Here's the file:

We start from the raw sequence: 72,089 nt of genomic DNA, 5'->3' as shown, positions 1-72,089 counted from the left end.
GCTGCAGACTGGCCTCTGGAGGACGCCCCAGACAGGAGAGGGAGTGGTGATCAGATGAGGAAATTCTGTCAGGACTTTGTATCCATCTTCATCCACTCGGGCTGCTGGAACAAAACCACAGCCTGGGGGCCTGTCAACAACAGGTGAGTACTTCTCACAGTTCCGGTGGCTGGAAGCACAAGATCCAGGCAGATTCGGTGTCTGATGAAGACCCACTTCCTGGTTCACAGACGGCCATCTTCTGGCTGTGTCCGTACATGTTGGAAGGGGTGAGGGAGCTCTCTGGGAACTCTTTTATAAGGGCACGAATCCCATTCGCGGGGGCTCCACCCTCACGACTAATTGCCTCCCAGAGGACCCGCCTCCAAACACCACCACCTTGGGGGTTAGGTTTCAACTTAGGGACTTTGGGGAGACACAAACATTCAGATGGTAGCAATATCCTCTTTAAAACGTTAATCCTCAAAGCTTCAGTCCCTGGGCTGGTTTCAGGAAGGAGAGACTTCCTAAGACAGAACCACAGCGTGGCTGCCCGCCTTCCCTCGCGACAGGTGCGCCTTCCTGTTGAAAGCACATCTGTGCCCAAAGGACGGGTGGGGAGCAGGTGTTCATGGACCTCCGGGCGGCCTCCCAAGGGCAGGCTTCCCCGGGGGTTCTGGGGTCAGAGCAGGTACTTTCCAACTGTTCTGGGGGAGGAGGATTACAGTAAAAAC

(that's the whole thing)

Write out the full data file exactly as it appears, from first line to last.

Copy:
We start from the raw sequence: 72,089 nt of genomic DNA, 5'->3' as shown, positions 1-72,089 counted from the left end.
GCTGCAGACTGGCCTCTGGAGGACGCCCCAGACAGGAGAGGGAGTGGTGATCAGATGAGGAAATTCTGTCAGGACTTTGTATCCATCTTCATCCACTCGGGCTGCTGGAACAAAACCACAGCCTGGGGGCCTGTCAACAACAGGTGAGTACTTCTCACAGTTCCGGTGGCTGGAAGCACAAGATCCAGGCAGATTCGGTGTCTGATGAAGACCCACTTCCTGGTTCACAGACGGCCATCTTCTGGCTGTGTCCGTACATGTTGGAAGGGGTGAGGGAGCTCTCTGGGAACTCTTTTATAAGGGCACGAATCCCATTCGCGGGGGCTCCACCCTCACGACTAATTGCCTCCCAGAGGACCCGCCTCCAAACACCACCACCTTGGGGGTTAGGTTTCAACTTAGGGACTTTGGGGAGACACAAACATTCAGATGGTAGCAATATCCTCTTTAAAACGTTAATCCTCAAAGCTTCAGTCCCTGGGCTGGTTTCAGGAAGGAGAGACTTCCTAAGACAGAACCACAGCGTGGCTGCCCGCCTTCCCTCGCGACAGGTGCGCCTTCCTGTTGAAAGCACATCTGTGCCCAAAGGACGGGTGGGGAGCAGGTGTTCATGGACCTCCGGGCGGCCTCCCAAGGGCAGGCTTCCCCGGGGGTTCTGGGGTCAGAGCAGGTACTTTCCAACTGTTCTGGGGGAGGAGGATTACAGTAAAAAC